Zsigmond Károlyi

Budapest, 1952-


Károlyi studied painting at the Hungarian Academy of Fine Arts between 1971 and 1976. Beside painting he made conceptual artworks, photographs, films, actions, environments and wrote theoretical essays. From the 1970s, his art was linked to geometric abstraction and to conceptual-serial tendencies relevant at the time. He discussed art-theoretical issues through his pictures mostly using primary geometric symbols. These paintings are metaphorical models of the mechanisms of thinking and perception rather than mere formal experiments. In the 1980s, his most significant works were the collage and photo-painting sequences adapting the X-shaped saltire, the “crux decussata”. Later he incorporated the methods of abstract expressionism into his practice, combining the gesture-like, the painterly with the constructive character of previously used subject matter. Following the symbolic genre paintings of the 2000s, he returned to abstraction: he has been combining the achievements of 20th century art, using them as a reference to painting itself. Between 1987 and 1991 he was an assistant professor at the Hungarian University of Applied Arts, since 1990 he has been Head of Department at the Hungarian Academy of Fine Arts. He was awarded the Munkácsy Mihály Prize in 1991, and the Prima Prize in 2015.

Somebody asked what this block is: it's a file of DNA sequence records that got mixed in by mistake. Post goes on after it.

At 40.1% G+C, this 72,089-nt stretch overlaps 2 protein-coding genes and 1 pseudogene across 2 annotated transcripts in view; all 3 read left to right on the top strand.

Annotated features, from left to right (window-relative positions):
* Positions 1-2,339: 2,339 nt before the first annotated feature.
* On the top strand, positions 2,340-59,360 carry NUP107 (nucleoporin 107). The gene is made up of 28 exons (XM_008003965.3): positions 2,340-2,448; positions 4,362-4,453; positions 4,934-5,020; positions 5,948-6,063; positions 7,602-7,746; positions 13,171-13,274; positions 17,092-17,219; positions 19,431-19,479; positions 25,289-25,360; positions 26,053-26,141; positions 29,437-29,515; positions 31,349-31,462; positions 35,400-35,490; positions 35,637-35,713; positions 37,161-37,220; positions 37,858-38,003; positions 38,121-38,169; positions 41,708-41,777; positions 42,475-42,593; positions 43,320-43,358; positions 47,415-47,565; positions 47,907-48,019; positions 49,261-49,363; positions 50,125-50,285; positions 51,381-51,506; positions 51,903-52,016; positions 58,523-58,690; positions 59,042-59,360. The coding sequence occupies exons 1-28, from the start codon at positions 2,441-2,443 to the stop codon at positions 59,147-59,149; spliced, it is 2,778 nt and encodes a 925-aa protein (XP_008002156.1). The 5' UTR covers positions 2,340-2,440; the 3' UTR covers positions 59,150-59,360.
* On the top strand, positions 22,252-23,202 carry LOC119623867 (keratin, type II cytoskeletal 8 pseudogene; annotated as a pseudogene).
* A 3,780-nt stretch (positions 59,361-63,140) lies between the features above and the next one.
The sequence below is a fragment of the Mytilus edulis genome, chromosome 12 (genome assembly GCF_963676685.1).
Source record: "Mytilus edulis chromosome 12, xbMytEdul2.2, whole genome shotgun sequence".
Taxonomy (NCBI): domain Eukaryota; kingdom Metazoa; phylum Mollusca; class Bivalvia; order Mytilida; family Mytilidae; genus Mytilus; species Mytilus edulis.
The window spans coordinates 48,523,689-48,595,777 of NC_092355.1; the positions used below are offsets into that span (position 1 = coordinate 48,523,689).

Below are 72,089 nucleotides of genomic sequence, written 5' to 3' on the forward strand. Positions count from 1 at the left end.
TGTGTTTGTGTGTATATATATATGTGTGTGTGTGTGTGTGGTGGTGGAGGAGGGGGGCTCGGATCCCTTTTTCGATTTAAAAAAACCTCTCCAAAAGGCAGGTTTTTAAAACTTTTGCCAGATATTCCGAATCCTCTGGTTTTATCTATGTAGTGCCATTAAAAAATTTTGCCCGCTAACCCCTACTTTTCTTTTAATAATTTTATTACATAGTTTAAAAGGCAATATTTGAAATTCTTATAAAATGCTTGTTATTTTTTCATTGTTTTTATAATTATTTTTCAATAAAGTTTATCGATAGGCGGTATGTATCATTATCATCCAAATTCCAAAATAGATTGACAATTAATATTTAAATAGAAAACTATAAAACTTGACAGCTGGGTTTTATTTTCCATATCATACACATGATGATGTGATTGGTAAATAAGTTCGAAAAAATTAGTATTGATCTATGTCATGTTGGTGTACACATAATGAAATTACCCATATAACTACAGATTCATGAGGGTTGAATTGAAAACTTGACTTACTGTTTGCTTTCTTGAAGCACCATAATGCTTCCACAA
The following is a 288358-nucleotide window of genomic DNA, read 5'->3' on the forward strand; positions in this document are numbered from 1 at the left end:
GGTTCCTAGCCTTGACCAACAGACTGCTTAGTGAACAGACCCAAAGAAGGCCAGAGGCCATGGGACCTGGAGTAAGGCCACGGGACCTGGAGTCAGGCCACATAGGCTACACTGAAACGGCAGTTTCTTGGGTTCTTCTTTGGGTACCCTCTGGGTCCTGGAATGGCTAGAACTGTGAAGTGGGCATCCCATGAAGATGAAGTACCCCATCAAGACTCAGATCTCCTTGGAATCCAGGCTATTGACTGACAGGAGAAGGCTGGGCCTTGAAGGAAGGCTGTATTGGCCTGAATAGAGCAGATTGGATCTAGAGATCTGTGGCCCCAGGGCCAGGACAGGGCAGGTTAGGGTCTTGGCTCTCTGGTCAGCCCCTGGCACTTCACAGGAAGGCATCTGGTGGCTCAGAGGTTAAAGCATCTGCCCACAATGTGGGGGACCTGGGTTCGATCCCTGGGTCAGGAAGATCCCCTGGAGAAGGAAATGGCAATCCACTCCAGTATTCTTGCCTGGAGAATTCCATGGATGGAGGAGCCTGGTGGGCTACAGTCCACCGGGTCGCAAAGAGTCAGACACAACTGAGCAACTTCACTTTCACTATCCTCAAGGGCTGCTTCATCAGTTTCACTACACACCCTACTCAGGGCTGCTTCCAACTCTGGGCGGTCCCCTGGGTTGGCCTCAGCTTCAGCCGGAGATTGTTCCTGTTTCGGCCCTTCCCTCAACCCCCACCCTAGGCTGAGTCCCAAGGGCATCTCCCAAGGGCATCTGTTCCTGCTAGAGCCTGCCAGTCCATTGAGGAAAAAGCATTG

(Eszter Márkus)

6 mice


Oil on canvas

50 x 80 cm